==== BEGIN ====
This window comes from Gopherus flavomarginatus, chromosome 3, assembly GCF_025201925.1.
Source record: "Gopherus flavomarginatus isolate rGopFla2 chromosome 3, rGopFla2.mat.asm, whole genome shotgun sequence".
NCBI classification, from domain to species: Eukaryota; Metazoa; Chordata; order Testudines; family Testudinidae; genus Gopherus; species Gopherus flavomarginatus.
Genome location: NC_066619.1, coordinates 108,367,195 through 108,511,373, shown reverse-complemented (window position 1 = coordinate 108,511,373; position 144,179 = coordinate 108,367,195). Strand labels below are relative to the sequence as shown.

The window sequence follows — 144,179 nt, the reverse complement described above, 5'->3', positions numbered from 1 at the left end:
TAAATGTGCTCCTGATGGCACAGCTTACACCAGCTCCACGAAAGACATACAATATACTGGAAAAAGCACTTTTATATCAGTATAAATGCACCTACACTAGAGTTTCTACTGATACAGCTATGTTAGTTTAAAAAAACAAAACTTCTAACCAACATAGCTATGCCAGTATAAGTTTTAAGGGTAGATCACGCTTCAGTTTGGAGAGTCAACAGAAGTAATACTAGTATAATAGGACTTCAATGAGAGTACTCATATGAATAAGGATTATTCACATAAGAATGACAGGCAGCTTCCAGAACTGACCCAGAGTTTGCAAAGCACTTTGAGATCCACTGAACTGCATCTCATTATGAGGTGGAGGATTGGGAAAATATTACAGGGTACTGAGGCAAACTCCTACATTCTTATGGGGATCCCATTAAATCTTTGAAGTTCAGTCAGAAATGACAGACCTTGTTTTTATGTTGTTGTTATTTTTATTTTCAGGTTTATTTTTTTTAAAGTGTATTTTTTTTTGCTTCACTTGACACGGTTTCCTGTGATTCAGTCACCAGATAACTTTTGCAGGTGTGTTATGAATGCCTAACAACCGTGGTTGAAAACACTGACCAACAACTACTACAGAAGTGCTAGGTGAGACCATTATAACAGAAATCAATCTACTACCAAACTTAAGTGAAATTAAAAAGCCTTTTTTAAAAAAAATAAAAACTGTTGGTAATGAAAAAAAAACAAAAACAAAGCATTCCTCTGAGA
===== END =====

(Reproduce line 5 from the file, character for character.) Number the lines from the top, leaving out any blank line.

The window sequence follows — 144,179 nt, the reverse complement described above, 5'->3', positions numbered from 1 at the left end: